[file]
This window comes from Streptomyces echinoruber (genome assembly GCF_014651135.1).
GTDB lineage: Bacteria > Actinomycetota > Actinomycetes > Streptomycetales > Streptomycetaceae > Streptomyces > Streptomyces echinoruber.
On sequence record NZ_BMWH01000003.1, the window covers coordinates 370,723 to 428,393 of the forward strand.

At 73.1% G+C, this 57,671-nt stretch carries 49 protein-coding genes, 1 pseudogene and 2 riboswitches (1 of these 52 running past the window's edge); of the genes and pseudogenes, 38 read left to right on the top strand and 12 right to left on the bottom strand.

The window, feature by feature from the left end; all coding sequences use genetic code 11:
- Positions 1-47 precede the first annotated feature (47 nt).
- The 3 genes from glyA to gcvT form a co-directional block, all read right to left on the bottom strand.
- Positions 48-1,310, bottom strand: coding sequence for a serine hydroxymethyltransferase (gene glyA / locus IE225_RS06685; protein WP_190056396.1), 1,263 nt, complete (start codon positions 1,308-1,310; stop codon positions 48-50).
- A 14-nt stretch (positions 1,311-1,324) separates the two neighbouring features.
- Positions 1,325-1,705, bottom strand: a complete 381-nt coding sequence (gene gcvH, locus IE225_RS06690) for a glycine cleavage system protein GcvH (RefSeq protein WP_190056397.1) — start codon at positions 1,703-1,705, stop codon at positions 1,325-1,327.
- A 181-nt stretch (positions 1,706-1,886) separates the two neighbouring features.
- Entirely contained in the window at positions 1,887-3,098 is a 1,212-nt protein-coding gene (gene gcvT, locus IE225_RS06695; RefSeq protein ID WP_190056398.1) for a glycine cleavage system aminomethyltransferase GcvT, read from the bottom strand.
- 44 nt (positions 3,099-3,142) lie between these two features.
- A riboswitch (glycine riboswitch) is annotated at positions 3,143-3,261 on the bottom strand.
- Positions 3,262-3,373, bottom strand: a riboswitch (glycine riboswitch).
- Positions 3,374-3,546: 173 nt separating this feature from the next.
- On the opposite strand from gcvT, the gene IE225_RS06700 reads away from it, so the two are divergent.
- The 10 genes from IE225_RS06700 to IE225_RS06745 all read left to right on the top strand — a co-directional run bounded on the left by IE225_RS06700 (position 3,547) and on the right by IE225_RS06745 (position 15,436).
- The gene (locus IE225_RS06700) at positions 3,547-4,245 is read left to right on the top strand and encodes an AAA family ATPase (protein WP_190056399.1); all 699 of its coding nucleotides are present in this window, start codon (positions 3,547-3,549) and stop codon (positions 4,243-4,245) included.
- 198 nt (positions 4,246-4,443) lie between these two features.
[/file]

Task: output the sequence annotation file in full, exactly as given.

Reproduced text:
This window comes from Streptomyces echinoruber (genome assembly GCF_014651135.1).
GTDB lineage: Bacteria > Actinomycetota > Actinomycetes > Streptomycetales > Streptomycetaceae > Streptomyces > Streptomyces echinoruber.
On sequence record NZ_BMWH01000003.1, the window covers coordinates 370,723 to 428,393 of the forward strand.

At 73.1% G+C, this 57,671-nt stretch carries 49 protein-coding genes, 1 pseudogene and 2 riboswitches (1 of these 52 running past the window's edge); of the genes and pseudogenes, 38 read left to right on the top strand and 12 right to left on the bottom strand.

The window, feature by feature from the left end; all coding sequences use genetic code 11:
- Positions 1-47 precede the first annotated feature (47 nt).
- The 3 genes from glyA to gcvT form a co-directional block, all read right to left on the bottom strand.
- Positions 48-1,310, bottom strand: coding sequence for a serine hydroxymethyltransferase (gene glyA / locus IE225_RS06685; protein WP_190056396.1), 1,263 nt, complete (start codon positions 1,308-1,310; stop codon positions 48-50).
- A 14-nt stretch (positions 1,311-1,324) separates the two neighbouring features.
- Positions 1,325-1,705, bottom strand: a complete 381-nt coding sequence (gene gcvH, locus IE225_RS06690) for a glycine cleavage system protein GcvH (RefSeq protein WP_190056397.1) — start codon at positions 1,703-1,705, stop codon at positions 1,325-1,327.
- A 181-nt stretch (positions 1,706-1,886) separates the two neighbouring features.
- Entirely contained in the window at positions 1,887-3,098 is a 1,212-nt protein-coding gene (gene gcvT, locus IE225_RS06695; RefSeq protein ID WP_190056398.1) for a glycine cleavage system aminomethyltransferase GcvT, read from the bottom strand.
- 44 nt (positions 3,099-3,142) lie between these two features.
- A riboswitch (glycine riboswitch) is annotated at positions 3,143-3,261 on the bottom strand.
- Positions 3,262-3,373, bottom strand: a riboswitch (glycine riboswitch).
- Positions 3,374-3,546: 173 nt separating this feature from the next.
- On the opposite strand from gcvT, the gene IE225_RS06700 reads away from it, so the two are divergent.
- The 10 genes from IE225_RS06700 to IE225_RS06745 all read left to right on the top strand — a co-directional run bounded on the left by IE225_RS06700 (position 3,547) and on the right by IE225_RS06745 (position 15,436).
- The gene (locus IE225_RS06700) at positions 3,547-4,245 is read left to right on the top strand and encodes an AAA family ATPase (protein WP_190056399.1); all 699 of its coding nucleotides are present in this window, start codon (positions 3,547-3,549) and stop codon (positions 4,243-4,245) included.
- 198 nt (positions 4,246-4,443) lie between these two features.